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Metastatic renal cell carcinoma initially presenting with hematochezia and subsequently with vaginal bleeding: a case report

  • Simon Ouellet1Email author,
  • Audrey Binette2,
  • Alexander Nguyen1,
  • Perrine Garde-Granger3 and
  • Robert Sabbagh1
BMC UrologyBMC series – open, inclusive and trusted201818:4

https://doi.org/10.1186/s12894-018-0317-8

Received: 12 September 2017

Accepted: 21 January 2018

Published: 30 January 2018

Abstract

Background

We report an unusual case of a synchronous rectal and metachronous vaginal metastatic renal cell carcinoma.

Case presentation

A 78-year-old woman presented with hematochezia and a colonoscopy revealed a metastatic clear-cell renal cell carcinoma rectal polyp biopsy-proven. Abdominal computed tomography identified a 9.0-cm left renal mass with renal vein thrombosis, for which she underwent a laparoscopic radical nephrectomy. Histopathological examination confirmed a pT3a clear-cell renal cell carcinoma. Seven months later, the patient presented with vaginal bleeding. Physical examination revealed a vaginal polypoid mass and biopsy confirmed a clear-cell renal cell carcinoma metastasis.

Conclusions

This case represents unusual manifestations of metastatic renal cell carcinoma and is a reminder of the wide spectrum of clinical course of this disease.

Keywords

Renal cell carcinomaRectal metastasisVaginal metastasis

Background

Renal cell carcinoma (RCC) frequently metastasizes to the lungs, lymph nodes, bones and liver. Although RCCs have been shown to metastasize to virtually all organs, both rectal and vaginal metastases are exceptional. To our best knowledge, this is the fifth reported case of RCC metastasis to the rectum and the first one in a patient without a prior diagnosis of RCC [14]. Herein, we report a rare case of two unusual sites of metastatic clear-cell RCC (ccRCC) in a 78-year-old woman who initially presented with hematochezia and subsequently with vaginal bleeding due to synchronous rectal and metachronous vaginal metastases.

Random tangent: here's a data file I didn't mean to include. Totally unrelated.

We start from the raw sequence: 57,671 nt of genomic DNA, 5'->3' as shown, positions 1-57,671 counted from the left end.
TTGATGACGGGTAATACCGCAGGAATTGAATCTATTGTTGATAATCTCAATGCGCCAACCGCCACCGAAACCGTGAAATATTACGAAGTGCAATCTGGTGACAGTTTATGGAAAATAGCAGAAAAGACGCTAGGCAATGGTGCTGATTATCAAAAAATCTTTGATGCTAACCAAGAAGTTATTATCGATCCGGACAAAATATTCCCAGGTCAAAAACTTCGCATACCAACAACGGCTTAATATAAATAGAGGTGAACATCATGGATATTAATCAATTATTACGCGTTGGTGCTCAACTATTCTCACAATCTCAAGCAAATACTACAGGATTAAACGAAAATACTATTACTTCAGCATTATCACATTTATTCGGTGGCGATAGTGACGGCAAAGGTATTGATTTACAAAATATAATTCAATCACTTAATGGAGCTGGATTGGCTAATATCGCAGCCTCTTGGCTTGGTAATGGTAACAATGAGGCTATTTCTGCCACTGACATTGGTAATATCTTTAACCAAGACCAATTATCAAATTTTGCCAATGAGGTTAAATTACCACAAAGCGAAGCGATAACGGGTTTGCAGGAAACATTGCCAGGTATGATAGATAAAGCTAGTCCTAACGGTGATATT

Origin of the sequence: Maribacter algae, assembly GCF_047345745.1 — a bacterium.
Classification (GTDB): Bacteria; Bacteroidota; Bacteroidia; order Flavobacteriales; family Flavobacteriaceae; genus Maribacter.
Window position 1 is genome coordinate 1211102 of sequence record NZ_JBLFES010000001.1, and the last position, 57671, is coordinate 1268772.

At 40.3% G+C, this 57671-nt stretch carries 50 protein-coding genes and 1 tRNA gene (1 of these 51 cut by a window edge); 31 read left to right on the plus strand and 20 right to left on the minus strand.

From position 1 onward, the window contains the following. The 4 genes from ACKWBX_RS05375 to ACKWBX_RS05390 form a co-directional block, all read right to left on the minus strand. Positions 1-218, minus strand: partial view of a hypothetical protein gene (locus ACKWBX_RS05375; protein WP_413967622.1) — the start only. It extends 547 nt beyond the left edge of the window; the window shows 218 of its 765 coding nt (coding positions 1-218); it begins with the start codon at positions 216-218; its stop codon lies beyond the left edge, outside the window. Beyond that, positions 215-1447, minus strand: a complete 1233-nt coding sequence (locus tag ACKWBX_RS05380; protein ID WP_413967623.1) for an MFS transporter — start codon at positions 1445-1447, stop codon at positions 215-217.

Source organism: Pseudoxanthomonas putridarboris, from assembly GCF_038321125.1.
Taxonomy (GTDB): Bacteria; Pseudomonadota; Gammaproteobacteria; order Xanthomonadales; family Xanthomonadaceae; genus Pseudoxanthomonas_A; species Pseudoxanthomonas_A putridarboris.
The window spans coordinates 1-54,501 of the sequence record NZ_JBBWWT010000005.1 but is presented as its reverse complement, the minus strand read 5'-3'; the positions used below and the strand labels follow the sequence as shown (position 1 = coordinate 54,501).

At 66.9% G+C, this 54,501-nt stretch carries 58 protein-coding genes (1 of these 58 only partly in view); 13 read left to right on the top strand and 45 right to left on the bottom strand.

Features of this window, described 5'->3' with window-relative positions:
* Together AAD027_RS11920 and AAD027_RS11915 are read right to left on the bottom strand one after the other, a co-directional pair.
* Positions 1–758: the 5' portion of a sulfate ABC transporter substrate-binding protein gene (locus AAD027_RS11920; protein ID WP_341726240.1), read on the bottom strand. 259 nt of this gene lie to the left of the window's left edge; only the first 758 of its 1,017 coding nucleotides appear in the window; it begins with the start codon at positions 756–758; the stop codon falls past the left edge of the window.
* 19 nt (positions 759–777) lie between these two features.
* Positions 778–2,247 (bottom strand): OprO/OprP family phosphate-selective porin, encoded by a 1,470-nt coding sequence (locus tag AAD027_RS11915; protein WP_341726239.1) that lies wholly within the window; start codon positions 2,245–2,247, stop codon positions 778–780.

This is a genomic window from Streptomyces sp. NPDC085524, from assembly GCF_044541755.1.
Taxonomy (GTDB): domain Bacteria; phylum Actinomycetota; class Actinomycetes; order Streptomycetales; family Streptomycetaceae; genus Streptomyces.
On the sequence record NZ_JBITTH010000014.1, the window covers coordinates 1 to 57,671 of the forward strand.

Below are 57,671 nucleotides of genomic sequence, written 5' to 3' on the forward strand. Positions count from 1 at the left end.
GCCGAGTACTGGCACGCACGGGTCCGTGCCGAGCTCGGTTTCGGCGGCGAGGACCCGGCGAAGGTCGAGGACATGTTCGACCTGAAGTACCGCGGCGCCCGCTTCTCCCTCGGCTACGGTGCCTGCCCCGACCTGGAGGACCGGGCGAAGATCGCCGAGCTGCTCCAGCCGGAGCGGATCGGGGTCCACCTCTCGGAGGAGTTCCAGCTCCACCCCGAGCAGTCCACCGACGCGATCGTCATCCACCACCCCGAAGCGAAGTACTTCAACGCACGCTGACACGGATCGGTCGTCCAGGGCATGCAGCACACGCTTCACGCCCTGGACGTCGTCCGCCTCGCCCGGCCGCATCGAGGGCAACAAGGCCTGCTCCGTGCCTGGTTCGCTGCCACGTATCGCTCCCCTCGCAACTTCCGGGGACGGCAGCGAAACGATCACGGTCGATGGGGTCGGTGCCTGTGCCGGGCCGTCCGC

Case presentation

A 78-year-old woman consulted the gastroenterology outpatient clinic for painless hematochezia. She had no gross hematuria or abdominal pain. Her familial and past medical histories were unremarkable. Except for the presence of red stained stool on the digital rectal examination, the physical examination and laboratory investigations were within normal limits. A colonoscopy showed a 1-cm rectal polyp that was completely removed with a snare. Macroscopic examination of the specimen revealed an ulcerated rectal polypoid lesion with granulation tissue on its surface. Histologic examination exhibited proliferation of tumor cells disposed in layers and pseudo-glandular structures. The lesion was highly vascularized. The tumor cells had central nuclei, distinct borders and a clear cytoplasm suggesting clear cell carcinoma (Fig. 1a). Immunohistochemical studies of the tumor were positive for pankeratin, CD10, EMA and RCC-ma, confirming metastatic ccRCC. An abdominal computed tomography (CT) revealed a 9-cm heterogeneous and enhancing left renal mass with a 3-cm renal vein thrombosis (Fig. 1b). A chest CT was within normal limits.
Fig. 1

a Microscopic imaging (hematoxylin and eosin stain; 4×) of the tumoral proliferation with clear cytoplasm, infiltrating the rectal submucosal. b An abdominal computed tomography (CT) revealed a 9-cm heterogeneous and enhancing left renal mass with a 3-cm renal vein thrombosis

The patient then underwent a left radical laparoscopic nephrectomy, leading to the diagnosis of a clear-cell RCC (Fig. 2). The tumor measured 8 cm and was characterized as Fuhrman Grade III/IV and associated with a renal vein thrombus of 1.5 cm. The renal vein margin, the peri-renal fat and the left adrenal gland were not invaded and therefore the final pathological stage was pT3aR0. A pulmonary embolism complicated the postoperative period and the patient was started on anticoagulotherapy. The patient was considered cancer-free and no systemic adjuvant treatment was given. Chest and abdominal CT showed no signs of recurrence at 3 and 6 months.